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Journal of Korean Neurosurgical Society 2005;38(3): 206-210.
Diagnostic Value of Early Inflammatory Reaction in Postoperative Infection of the Lumbar Spine.
Ji Hun Mun, Dong Hyun Kim, Kyeong Sik Ryu, Chun Kun Park, Moon Chan Kim
Department of Neurosurgery, Kang Nam St. Mary's Hospital, The Catholic University of Korea, Seoul, Korea. kdh9805@catholic.ac.kr
Our aim is to evaluate the early changes of biologic markers such as white blood cell(WBC) count, erythrocyte sedimentation rate(ESR) and C-reactive protein(CRP) in early diagnosis of postoperative infection and to differentiate infection from inflammatory reaction in lumbar spine surgery. METHODS: We reviewed 330patients who had undergone spinal operations between May 1999 and October 2001. For this study, the patients were classified into two groups, which include a group that underwent spinal decompressive surgery without instrumentation(SD), and the other group that underwent fusion surgery with spinal instrumentation(SI). And each group was also subdivided into two groups respectively, one with infection and the other without infection. We retrospectively analyzed the WBC count, ESR and CRP preoperatively and postoperatively, according to their operation type and postoperative infection history. RESULTS: Inflammatory indices were physiologically affected by instrumentation itself. But ESR and CRP elevations were more prolonged and sustained under infection. In SD patients without infection, ESR and CRP were stabilized 5 days after surgery. In SI patients without infection, CRP was stabilized about 7days after surgery, but ESR showed sustained and variously elevated. In both SD and SI groups, the stabilization of CRP was the most reliable behavior of surgery without infection. CONCLUSION: C-reactive protein is most sensitive parameter for postoperative spine infection. The knowledge of the inflammatory indices and their relatively uniform patterns with or without infection offers surgeons the ability to infer the state of surgical wound.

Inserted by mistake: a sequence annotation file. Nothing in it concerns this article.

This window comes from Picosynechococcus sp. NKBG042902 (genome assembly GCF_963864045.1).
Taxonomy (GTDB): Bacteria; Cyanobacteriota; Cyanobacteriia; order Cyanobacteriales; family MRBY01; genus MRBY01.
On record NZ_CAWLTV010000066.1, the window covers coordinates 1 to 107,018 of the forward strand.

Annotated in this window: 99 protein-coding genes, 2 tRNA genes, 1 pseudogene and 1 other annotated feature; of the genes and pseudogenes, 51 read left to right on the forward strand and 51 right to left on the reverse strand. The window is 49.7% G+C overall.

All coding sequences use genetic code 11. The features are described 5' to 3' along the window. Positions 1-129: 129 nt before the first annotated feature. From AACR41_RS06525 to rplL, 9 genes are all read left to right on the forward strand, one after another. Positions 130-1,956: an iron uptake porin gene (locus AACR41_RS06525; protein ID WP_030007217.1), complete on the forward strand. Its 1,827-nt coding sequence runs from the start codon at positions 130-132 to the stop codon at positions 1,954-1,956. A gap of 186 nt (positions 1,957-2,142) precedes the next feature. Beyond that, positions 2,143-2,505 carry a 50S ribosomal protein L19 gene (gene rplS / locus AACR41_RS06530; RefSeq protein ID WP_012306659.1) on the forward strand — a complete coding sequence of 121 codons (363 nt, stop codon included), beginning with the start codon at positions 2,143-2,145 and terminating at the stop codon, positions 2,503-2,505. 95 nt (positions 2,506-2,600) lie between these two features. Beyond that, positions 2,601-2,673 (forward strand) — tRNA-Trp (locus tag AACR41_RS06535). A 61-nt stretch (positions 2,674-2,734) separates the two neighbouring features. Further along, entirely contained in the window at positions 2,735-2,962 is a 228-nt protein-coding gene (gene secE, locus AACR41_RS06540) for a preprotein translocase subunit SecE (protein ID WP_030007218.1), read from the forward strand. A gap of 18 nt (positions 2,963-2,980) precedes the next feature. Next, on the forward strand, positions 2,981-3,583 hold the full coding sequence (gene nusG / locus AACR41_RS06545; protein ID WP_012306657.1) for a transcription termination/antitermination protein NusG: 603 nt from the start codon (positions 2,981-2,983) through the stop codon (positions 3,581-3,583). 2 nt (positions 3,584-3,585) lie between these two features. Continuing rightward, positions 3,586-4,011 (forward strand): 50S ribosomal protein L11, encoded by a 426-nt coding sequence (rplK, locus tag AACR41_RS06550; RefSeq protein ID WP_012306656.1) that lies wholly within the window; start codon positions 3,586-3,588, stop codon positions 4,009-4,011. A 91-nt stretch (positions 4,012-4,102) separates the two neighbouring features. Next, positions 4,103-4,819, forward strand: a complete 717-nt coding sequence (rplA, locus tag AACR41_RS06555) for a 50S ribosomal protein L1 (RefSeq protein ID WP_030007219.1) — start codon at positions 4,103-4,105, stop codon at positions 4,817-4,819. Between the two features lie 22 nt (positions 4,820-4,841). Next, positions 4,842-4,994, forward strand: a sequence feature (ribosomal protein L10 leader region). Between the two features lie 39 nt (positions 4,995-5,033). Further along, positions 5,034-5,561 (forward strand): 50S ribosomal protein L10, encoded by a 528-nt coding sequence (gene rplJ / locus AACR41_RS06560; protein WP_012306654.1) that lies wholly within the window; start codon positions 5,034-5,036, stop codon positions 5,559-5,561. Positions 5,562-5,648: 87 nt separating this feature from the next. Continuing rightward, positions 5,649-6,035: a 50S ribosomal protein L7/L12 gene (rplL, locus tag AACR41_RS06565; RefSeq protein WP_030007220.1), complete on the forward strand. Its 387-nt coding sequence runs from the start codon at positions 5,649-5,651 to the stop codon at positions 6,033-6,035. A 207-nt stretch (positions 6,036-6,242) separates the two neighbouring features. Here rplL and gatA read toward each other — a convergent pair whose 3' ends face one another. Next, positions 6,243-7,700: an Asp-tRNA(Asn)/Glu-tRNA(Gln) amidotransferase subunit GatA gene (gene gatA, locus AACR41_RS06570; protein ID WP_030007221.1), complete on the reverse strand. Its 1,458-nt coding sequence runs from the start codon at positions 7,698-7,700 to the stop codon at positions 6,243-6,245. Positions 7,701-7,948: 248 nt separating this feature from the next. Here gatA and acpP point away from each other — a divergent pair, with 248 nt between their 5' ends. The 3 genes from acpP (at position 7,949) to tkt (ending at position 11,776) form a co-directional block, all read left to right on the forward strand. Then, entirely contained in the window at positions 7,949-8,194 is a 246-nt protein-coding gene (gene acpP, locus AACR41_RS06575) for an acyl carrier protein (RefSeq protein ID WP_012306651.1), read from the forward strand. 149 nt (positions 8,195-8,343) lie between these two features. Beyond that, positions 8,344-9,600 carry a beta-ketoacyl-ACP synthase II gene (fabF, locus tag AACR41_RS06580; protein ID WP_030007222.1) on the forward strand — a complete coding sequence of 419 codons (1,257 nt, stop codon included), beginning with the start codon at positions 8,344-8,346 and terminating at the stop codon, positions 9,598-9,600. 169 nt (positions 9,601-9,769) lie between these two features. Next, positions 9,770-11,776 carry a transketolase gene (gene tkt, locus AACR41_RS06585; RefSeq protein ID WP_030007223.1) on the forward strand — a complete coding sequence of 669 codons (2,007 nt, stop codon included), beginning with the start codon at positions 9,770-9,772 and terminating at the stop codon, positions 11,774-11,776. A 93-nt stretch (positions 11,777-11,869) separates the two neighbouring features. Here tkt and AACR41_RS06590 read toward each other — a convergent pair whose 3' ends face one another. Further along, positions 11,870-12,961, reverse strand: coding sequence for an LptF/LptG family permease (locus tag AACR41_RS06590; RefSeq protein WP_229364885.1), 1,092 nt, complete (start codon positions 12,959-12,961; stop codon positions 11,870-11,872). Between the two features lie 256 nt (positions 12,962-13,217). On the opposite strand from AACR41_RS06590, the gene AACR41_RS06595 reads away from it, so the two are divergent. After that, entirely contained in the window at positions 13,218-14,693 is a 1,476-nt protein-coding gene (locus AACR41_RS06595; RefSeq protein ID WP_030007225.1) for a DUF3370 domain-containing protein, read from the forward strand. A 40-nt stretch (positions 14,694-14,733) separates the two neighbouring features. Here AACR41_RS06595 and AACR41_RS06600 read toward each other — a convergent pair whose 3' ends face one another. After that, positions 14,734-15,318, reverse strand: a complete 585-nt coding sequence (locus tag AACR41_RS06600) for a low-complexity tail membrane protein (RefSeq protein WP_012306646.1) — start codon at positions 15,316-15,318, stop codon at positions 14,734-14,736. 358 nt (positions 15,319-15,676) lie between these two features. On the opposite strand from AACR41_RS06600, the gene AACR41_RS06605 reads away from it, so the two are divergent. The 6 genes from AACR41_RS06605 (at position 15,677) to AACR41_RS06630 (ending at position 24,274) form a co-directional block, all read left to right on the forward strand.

Key Words: C-reactive protein; Erythrocyte sedimentation rate; Spinal surgery; Infection; Inflammation
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